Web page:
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Page 1

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The electronvolt

Page 2

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Another Unit for
Energy
In Electricity, we can use the
kilowatt hour (kWh) instead of the
Joule (J) as a convenient unit for
large energy values.
Likewise, at the atomic scale we
need a more convenient energy unit
for very small energy values ­ the
electronvolt.

Page 3

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The electronvolt
This is a non-SI unit of energy
equal to the Kinetic Energy gained
by a single electron when it moves
through a potential difference.

Page 4

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The electronvolt
1 electronvolt is defined as the
charge on an electron multiplied by
a potential difference of 1 volt.
Unit: eV (1eV = 1.6x10-19 J )

Page 5

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Conversion factor
Just as: 1 kWh = 3.6 MJ
So:
1 eV = 1.6 x 10-19 J

Page 6

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Converting
IMPORTANT: You cannot use eV
values in any equation. You must
practice converting energy values
between Joules and electronvolts.
Remember this acronym: D eV J M
(Pronounced "Devjem")

Page 7

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D eV J M
D (eVJM) i.e. to convert
electronvolts to Joules you
MULTIPLY the eV value by
1.6x10-19.
(DeVJ) M i.e. to convert Joules
to electronvolts you DIVIDE the
Joule value by 1.6x10-19.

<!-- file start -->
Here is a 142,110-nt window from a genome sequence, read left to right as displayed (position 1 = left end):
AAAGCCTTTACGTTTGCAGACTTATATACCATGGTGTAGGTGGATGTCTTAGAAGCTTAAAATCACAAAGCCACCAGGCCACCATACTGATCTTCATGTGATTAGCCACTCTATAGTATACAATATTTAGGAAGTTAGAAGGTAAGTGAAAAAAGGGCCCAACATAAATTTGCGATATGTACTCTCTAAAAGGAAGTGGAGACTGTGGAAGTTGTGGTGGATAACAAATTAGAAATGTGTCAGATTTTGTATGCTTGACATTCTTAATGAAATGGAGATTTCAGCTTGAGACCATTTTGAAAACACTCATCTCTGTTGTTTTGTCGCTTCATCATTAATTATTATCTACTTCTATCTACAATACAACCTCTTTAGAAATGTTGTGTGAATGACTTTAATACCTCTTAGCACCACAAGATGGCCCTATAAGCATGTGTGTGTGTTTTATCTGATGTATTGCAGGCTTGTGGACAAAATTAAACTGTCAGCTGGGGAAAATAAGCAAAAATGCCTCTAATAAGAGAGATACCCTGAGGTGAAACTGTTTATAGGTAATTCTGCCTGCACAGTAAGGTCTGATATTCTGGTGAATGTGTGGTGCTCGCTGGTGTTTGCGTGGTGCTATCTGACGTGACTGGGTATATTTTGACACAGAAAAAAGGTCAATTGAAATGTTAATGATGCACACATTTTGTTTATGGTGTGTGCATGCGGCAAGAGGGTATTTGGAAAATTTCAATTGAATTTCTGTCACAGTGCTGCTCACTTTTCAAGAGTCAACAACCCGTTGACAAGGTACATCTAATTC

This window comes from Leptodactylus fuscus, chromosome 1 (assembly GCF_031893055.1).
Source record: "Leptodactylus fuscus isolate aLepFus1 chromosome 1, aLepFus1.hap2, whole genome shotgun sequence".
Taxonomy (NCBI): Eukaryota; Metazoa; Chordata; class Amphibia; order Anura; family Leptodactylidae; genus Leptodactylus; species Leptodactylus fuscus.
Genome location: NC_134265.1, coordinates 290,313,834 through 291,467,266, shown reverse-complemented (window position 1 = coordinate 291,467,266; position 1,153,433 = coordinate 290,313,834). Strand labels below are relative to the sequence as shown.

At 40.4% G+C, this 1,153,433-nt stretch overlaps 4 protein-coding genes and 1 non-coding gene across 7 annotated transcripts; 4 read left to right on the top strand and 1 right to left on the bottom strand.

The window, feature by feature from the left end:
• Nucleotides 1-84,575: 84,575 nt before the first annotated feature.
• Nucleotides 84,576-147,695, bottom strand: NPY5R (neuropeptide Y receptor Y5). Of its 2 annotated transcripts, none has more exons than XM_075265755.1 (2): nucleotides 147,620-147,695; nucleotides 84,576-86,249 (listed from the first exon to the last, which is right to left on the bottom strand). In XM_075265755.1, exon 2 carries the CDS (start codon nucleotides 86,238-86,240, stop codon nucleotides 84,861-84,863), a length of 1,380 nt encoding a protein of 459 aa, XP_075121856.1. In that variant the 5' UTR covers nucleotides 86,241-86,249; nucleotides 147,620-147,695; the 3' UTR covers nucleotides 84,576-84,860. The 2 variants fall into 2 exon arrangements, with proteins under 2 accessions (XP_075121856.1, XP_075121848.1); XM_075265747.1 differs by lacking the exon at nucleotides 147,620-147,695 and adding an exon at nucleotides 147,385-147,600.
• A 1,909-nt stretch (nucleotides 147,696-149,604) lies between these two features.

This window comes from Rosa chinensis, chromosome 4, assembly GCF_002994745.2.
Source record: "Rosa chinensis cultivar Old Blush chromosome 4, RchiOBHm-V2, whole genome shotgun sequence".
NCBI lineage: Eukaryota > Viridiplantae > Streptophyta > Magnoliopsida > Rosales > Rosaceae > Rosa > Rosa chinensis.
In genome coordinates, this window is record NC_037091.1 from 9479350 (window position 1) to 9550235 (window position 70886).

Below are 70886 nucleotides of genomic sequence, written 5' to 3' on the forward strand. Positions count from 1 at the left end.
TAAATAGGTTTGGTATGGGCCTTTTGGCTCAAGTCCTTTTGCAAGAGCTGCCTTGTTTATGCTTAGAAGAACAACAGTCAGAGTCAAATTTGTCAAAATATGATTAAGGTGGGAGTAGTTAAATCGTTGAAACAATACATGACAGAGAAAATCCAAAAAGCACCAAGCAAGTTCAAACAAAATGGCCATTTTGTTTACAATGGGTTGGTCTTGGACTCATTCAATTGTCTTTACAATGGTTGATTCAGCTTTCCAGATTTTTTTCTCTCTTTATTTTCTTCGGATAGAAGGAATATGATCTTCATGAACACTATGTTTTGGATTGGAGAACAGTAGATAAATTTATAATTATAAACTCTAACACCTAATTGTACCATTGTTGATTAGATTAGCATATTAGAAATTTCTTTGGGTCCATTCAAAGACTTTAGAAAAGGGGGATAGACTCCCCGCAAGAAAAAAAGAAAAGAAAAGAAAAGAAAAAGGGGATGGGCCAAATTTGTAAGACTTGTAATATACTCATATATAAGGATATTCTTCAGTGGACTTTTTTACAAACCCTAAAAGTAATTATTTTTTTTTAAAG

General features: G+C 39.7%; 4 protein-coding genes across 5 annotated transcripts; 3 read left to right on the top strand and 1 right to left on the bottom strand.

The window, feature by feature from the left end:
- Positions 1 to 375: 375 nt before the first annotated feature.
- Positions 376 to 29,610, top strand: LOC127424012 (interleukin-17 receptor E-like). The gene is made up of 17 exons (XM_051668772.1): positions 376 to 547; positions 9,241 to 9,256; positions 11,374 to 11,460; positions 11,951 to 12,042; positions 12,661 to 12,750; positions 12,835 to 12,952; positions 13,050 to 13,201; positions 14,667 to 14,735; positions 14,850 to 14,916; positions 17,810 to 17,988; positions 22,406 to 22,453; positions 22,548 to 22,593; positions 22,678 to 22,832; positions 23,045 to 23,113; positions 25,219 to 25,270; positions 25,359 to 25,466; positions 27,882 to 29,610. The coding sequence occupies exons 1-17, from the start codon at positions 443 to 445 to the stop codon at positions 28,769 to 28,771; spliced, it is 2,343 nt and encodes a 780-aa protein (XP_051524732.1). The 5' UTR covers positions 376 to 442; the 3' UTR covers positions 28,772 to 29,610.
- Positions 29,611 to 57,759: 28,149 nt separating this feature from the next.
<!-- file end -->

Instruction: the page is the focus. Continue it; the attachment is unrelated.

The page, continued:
Page 8

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Using eV
As a unit, electronvolts can be used
to express any energy value for any
object or system ­ it's not limited to
just electrons. (in practice it's only
used for energies on the atomic
scale)

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Pages in this set

Page 1

Preview of page 1
The electronvolt

Page 2

Preview of page 2
Another Unit for
Energy
In Electricity, we can use the
kilowatt hour (kWh) instead of the
Joule (J) as a convenient unit for
large energy values.
Likewise, at the atomic scale we
need a more convenient energy unit
for very small energy values ­ the
electronvolt.

Page 3

Preview of page 3
The electronvolt
This is a non-SI unit of energy
equal to the Kinetic Energy gained
by a single electron when it moves
through a potential difference.

Page 4

Preview of page 4
The electronvolt
1 electronvolt is defined as the
charge on an electron multiplied by
a potential difference of 1 volt.
Unit: eV (1eV = 1.6x10-19 J )

Page 5

Preview of page 5
Conversion factor
Just as: 1 kWh = 3.6 MJ
So:
1 eV = 1.6 x 10-19 J

Page 6

Preview of page 6
Converting
IMPORTANT: You cannot use eV
values in any equation. You must
practice converting energy values
between Joules and electronvolts.
Remember this acronym: D eV J M
(Pronounced "Devjem")

Page 7

Preview of page 7
D eV J M
D (eVJM) i.e. to convert
electronvolts to Joules you
MULTIPLY the eV value by
1.6x10-19.
(DeVJ) M i.e. to convert Joules
to electronvolts you DIVIDE the
Joule value by 1.6x10-19.

Page 8

Preview of page 8
Using eV
As a unit, electronvolts can be used
to express any energy value for any
object or system ­ it's not limited to
just electrons. (in practice it's only
used for energies on the atomic
scale)

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No comments have yet been made